Monday, May 26, 2014

[New 52] Batman and Robin by Peter J. Tomasi issue #3

Now this is more like it! I criticized the last issue for being too brief without being able to create enough action and suspense within the limited scope of pages--so I suppose Tomasi finally took the reins and went ahead with that expectation from the readers, providing us with a much needed sense of urgency and fatality for the third installment, Knightmoves.

It must be said that so far his Batman and Robin series truly feels like a personal examination in a character-centered level; even the plot surrounding the new villain NoBody serves as a commentary on the intense and contradictory dynamics between Bruce and his son, the stubborn-for-his-own-damn-good Damian. I really enjoyed the interplay going back and forth among these three characters during this issue. Damian's ferocious need to prove that he is his own brand of vigilante is becoming dangerous for his father who built a reputation and curtailed a legacy that he hopes one day Damian can emulate and embrace. But since NoBody has expressed his intention of annihilating Batman, Bruce had to forbid his son to go out in patrols, much to the eager former little assassin's chagrin.

His scenes with Alfred as they played chess were delightful, particularly since Alfred understands that underneath all the bravado and excess, Damian is just a boy looking for adult guidance, and his closest kin can't decide whether or not he should be a father first and his crime-fighting partner second, or the other way around. I don't think Bruce could ever decide with finality on this one, because I believe being in the vigilante business means there is always more chaos and each situation would require a unique way of responding to it. In some cases, he should be a father first; in others he must put aside personal affinities and be Batman. It's a complicated arrangement and the key to handling it is to deal with it together but for now, both father and son have yet to form that kind of bond.

I would also like to point out that there is this streak of malice that naturally shows in Damian with his every decision and movement. Determined not to be undermined by his father, Damian decides to go patrolling on his own and ends up beating thugs almost to their deaths. During this crucial scene, his display of anger made me worried. It's obvious that the boy is misguided. NoBody witnesses this and acknowledges that there is more darkness to the boy that neither Bruce or Alfred can truly understand. In a climactic confrontation, NoBody captured both Batman and Robin and took them to a remote location. This feels like a beginning of a psychological torture that would definitely put the father and son's loyalty to each other to a test. NoBody has finally found a weakness and he will be relentless in exploiting it. What makes it frightening is that Damian might just give in because it is apparent even to the readers that this is a boy maltreated in so many ways that going full-on murderous seems to be his default.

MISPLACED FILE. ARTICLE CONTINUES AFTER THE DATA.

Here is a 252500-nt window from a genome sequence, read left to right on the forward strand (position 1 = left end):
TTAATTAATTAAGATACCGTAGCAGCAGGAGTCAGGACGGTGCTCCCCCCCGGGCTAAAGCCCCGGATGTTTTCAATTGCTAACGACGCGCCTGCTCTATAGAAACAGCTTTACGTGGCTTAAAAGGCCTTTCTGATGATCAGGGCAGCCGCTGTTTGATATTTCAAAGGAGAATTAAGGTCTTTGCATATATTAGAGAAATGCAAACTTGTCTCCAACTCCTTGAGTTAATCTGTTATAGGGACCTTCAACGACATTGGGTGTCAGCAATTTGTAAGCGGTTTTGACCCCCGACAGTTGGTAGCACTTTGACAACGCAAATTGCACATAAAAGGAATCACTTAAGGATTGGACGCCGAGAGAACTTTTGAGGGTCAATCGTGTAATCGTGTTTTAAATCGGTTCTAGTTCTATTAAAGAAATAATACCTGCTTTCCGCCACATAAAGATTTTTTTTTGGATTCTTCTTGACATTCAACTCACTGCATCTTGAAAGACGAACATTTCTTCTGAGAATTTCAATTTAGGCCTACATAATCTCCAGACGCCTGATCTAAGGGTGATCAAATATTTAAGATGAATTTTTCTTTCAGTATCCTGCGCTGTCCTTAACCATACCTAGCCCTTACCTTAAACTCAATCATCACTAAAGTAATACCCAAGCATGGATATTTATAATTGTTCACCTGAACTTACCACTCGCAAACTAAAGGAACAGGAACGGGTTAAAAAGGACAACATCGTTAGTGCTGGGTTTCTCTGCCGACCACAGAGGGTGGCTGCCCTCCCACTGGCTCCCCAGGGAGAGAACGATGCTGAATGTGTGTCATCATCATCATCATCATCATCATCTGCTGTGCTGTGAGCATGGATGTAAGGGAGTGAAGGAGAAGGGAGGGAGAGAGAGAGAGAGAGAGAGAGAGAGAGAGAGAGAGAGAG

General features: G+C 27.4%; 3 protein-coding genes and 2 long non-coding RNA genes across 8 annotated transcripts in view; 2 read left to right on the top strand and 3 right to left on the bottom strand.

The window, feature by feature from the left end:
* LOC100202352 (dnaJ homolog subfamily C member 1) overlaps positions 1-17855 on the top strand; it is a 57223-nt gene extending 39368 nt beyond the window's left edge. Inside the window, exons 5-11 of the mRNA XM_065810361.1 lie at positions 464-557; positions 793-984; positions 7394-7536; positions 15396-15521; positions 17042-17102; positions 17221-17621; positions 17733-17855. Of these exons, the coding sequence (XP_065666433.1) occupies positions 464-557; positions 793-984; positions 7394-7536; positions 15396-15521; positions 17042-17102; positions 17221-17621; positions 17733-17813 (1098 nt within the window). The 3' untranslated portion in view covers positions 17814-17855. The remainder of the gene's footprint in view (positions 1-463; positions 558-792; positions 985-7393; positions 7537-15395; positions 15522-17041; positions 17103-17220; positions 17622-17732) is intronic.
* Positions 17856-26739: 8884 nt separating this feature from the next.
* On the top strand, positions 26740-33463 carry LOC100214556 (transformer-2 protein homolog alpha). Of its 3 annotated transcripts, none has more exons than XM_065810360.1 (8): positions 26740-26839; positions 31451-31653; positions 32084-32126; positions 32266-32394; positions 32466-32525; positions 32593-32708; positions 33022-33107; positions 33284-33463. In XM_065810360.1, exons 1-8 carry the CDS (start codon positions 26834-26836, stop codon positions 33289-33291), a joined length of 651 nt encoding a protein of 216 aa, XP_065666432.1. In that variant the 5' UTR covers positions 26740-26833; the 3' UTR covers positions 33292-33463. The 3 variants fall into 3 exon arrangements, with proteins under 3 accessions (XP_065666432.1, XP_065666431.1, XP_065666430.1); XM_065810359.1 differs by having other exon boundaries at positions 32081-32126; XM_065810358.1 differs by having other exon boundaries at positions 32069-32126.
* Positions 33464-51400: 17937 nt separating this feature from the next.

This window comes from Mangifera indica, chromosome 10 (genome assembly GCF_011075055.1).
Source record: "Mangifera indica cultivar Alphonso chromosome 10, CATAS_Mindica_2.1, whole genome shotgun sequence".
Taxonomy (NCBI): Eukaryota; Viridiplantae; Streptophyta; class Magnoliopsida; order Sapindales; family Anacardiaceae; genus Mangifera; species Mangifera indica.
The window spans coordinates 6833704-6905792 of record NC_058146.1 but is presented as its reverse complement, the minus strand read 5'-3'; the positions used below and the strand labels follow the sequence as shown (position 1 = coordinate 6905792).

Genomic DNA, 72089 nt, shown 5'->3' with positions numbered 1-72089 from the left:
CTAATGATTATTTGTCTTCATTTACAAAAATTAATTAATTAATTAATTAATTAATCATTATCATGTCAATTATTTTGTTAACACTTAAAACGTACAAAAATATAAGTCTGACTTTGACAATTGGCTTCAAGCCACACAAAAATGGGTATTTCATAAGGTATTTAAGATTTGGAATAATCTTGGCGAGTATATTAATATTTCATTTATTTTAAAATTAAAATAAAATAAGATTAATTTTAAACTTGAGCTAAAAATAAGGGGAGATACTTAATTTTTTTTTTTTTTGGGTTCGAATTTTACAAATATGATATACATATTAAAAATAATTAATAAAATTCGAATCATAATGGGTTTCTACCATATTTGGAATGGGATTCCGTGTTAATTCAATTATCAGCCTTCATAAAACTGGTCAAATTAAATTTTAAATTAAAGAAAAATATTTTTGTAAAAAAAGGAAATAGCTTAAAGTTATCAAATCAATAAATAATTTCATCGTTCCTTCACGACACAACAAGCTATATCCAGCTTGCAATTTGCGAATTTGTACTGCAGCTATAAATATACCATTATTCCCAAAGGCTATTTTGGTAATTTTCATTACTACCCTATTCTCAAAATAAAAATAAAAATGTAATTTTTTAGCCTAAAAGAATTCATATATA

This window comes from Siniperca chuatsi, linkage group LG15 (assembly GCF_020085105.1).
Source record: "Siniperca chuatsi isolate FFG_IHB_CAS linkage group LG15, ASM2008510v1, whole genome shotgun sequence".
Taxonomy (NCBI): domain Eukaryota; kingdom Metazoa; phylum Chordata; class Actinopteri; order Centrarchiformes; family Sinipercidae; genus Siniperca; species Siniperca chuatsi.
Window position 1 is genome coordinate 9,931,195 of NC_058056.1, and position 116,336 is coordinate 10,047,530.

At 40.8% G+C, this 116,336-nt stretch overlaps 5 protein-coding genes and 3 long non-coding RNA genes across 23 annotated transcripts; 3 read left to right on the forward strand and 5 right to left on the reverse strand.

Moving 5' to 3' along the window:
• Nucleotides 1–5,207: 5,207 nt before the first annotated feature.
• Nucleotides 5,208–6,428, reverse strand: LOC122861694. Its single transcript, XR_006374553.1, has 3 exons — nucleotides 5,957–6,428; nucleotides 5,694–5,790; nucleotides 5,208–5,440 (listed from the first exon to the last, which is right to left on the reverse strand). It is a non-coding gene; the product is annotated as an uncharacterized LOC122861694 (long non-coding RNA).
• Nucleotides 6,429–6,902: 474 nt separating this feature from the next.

I'm not saying he has no morals; clearly when NoBody taunted him to kill the thugs earlier, he held his ground and refused to finish them. But NoBody was still right when he points out that Damian does wish to completely give in to his killer instincts and the only thing that holds him back is his father. Whether he admits it or not, Damian does want to gain Bruce's approval and confidence but that seems to put a strain on him because he was born and raised to kill--and perhaps that nagging impulse is a lot stronger than his desire to create a meaningful connection with his estranged father.

Another moment I appreciated is the fact that in the last issue, Bruce bought a pet dog and quite awkwardly imposed that Damian names it because it's his pet now. Damian, understandably, rejects the dog because he had never seen himself being a normal kid who would like to take care of animals. It's just another way for Bruce to make him do something that goes against his natural instincts; and this is why Damian keeps pulling away no matter how much he wants to be reeled in by his father's noble intentions and well-meant gestures. Alfred is privy to all of these moments, and I sort of feel sorry for the butler because I can see that he wanted to smack both of them sometimes but would not overstep his role.

So I really liked this issue because the drama and action have finally escalated and it promises that the next issue will be a better one in terms of exposition and plot development.


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